The Link Between Genes and Testicular Cancer

When it comes to cancer, prevention is the best medicine. Not smoking, eating a balanced diet, exercising regularly, and having the appropriate tests taken are essential to limiting your risk of developing cancer.

Testicular cancer, however, seems to complicate this fact. Doctors and researchers are not clear on what causes this disease, which affects approximately 8,000 new patients each year, according the National Cancer Institute (NCI).

The Risks

The few risk factors that have been identified, according to NCI, are:

  • Family history of testicular cancer
  • Abnormalities of the testicles, penis, or kidneys as well as those with inguinal hernia
  • An undescended testicle
  • Previous diagnosis of testicular cancer

New Findings

Recently, there is good news on the prevention front. Researchers have identified two genes that are associated with a three-fold increase in risk. The study was prompted by a doubling of testicular cancer incidence among Caucasian men in the last 40 years.

According to the study, men who have two copies of the common version of the c-KIT ligand (KITLG) gene have a 4.5-fold higher risk of testicular cancer than men who have two copies of the less common, or minor, version of the gene. Furthermore, men with two copies of the common version of variants next to another gene, sprouty 4 (SPRY4), have a 1.48-fold higher risk than men with two copies of the less common version of the gene.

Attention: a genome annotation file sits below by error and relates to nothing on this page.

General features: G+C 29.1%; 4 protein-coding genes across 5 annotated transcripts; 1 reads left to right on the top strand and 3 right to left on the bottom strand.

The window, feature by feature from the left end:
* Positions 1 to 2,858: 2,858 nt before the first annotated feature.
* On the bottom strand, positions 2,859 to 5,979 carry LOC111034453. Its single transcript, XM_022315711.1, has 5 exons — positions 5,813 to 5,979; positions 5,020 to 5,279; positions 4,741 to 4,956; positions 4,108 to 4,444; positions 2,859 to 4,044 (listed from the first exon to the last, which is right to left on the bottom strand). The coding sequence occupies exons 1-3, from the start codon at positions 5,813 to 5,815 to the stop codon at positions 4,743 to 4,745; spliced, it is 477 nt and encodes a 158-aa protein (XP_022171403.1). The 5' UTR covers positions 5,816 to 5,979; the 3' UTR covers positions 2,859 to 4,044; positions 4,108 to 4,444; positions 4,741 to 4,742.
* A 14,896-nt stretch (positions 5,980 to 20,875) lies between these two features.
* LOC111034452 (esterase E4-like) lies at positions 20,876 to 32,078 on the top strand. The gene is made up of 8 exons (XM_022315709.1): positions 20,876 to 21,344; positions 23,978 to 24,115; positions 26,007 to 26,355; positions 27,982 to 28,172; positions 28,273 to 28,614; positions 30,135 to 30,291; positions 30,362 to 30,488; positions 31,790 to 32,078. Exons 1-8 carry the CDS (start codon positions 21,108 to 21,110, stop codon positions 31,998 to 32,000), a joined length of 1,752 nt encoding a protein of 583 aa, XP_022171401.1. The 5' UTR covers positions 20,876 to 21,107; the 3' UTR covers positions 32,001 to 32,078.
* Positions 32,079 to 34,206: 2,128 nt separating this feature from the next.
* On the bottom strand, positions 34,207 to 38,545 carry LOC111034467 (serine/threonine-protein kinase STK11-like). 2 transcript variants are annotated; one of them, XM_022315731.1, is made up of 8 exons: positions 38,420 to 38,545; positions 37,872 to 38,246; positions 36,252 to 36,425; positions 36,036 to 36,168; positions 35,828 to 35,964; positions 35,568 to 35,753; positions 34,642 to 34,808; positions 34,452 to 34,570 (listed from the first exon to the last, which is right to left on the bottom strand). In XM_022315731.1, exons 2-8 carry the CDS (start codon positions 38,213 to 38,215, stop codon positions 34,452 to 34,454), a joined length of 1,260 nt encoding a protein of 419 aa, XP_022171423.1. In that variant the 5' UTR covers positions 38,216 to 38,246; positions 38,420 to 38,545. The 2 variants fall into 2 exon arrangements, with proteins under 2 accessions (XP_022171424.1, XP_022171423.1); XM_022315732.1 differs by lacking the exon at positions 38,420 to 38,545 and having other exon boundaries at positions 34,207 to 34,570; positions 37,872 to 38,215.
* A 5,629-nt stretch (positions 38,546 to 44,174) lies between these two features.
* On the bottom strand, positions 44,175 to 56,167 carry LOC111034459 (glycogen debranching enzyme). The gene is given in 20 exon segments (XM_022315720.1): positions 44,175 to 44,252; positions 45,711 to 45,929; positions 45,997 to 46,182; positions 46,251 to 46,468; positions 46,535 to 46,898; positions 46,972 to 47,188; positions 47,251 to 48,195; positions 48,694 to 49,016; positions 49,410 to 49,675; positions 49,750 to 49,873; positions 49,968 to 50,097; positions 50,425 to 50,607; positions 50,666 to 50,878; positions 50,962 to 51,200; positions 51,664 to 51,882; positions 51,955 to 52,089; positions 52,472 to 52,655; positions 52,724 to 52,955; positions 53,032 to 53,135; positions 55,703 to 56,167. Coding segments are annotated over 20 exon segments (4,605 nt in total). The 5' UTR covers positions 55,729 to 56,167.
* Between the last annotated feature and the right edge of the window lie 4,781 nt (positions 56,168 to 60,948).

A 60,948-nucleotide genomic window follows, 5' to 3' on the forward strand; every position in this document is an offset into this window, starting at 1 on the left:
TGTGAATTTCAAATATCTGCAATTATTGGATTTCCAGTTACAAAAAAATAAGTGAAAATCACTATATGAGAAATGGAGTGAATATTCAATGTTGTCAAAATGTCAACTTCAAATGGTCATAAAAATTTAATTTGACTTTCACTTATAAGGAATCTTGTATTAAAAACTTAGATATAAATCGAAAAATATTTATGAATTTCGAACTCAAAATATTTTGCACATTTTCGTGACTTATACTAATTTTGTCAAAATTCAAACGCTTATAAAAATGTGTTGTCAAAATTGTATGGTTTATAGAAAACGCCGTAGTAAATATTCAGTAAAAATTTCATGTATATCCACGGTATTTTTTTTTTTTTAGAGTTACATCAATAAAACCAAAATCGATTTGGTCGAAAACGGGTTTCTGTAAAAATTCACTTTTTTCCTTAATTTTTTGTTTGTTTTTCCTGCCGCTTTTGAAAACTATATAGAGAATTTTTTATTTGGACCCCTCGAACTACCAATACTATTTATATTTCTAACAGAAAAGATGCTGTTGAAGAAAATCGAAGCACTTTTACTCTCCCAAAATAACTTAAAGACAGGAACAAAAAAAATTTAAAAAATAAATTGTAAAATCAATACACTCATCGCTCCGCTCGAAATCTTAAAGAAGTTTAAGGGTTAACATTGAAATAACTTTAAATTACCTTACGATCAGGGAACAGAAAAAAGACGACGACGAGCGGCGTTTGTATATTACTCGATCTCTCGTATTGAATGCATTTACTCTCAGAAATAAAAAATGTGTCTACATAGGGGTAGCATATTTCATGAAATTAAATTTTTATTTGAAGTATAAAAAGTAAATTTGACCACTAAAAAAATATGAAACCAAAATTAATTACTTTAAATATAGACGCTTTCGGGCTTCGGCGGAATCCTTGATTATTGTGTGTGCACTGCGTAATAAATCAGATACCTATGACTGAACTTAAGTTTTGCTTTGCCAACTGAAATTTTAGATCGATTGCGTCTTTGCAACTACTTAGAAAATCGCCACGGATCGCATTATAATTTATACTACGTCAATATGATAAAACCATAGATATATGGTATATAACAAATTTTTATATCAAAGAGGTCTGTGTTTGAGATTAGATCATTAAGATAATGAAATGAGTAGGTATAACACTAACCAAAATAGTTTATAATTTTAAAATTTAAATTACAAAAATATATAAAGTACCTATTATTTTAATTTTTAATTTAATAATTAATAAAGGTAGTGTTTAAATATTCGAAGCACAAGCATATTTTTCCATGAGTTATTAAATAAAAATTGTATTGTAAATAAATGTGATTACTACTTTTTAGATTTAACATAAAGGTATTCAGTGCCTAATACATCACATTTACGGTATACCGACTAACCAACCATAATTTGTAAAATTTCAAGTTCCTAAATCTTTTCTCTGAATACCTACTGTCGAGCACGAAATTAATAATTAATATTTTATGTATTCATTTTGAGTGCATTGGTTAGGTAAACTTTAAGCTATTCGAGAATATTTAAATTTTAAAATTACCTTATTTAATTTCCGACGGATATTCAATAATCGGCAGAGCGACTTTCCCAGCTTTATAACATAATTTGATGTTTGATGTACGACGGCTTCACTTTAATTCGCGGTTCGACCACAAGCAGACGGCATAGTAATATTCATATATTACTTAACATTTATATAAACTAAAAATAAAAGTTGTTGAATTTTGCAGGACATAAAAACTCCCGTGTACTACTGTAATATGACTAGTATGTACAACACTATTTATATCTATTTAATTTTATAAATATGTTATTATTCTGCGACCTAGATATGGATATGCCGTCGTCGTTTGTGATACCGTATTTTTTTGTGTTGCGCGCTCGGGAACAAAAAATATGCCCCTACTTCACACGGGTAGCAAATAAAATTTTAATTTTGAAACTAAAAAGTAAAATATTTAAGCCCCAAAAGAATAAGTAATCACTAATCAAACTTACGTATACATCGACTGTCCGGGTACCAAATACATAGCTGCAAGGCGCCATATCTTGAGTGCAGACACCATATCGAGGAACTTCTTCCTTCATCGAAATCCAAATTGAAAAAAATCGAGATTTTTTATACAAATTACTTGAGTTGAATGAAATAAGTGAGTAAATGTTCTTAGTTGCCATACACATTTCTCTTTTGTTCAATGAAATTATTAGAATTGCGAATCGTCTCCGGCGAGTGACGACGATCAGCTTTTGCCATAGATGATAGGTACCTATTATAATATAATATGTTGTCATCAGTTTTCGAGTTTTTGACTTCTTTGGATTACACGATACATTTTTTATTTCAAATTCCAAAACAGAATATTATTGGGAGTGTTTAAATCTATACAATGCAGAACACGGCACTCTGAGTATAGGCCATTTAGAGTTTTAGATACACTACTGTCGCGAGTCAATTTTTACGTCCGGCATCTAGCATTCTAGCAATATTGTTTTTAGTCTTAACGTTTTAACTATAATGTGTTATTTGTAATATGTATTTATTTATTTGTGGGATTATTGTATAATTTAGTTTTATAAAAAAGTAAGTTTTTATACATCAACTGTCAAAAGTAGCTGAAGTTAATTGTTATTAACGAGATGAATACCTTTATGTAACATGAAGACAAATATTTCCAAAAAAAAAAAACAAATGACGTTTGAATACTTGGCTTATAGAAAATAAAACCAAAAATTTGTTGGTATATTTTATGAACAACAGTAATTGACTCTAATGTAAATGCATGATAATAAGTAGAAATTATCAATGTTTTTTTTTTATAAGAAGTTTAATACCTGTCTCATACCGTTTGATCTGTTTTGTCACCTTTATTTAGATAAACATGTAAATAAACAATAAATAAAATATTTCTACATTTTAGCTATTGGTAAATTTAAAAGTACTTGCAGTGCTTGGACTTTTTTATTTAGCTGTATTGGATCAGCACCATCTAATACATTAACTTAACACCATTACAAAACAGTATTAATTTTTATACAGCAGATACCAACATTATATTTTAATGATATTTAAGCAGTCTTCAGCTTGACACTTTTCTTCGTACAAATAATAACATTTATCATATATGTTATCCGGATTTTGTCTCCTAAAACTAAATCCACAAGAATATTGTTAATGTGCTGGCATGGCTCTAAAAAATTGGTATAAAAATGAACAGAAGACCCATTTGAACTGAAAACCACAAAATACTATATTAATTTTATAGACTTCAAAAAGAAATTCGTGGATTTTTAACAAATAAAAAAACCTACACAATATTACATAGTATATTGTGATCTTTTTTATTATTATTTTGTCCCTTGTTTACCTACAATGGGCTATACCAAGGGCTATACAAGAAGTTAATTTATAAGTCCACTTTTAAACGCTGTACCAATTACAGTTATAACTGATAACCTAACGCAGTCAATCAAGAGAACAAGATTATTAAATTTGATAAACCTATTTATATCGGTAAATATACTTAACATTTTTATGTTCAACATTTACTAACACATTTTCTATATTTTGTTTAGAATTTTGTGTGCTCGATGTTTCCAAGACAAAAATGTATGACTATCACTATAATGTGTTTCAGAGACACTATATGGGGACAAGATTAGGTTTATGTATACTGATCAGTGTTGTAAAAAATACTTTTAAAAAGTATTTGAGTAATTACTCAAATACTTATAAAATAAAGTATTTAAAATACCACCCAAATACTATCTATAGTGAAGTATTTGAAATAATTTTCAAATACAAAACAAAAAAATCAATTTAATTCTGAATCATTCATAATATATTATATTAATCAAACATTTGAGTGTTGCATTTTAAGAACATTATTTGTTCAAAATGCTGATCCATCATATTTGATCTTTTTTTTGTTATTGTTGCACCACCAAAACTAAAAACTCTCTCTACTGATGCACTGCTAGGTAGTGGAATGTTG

What This Means for You

According to study author Katherine L. Nathanson, MD, an assistant professor of Medicine and a specialist in medical genetics at the Abramson Cancer Center, much more research needs to be done as to why Caucasian men develop testicular cancer at such higher rates than African-American men. That said, this may be the first step in developing testing to identify men who are at high-risk. By finding out if you or a loved one is at an increased risk, certain precautions could then be taken to be sure proper testing and treatment is prescribed.




University of Pennsylvania School of Medicine, via EurekAlert!, a service of AAAS.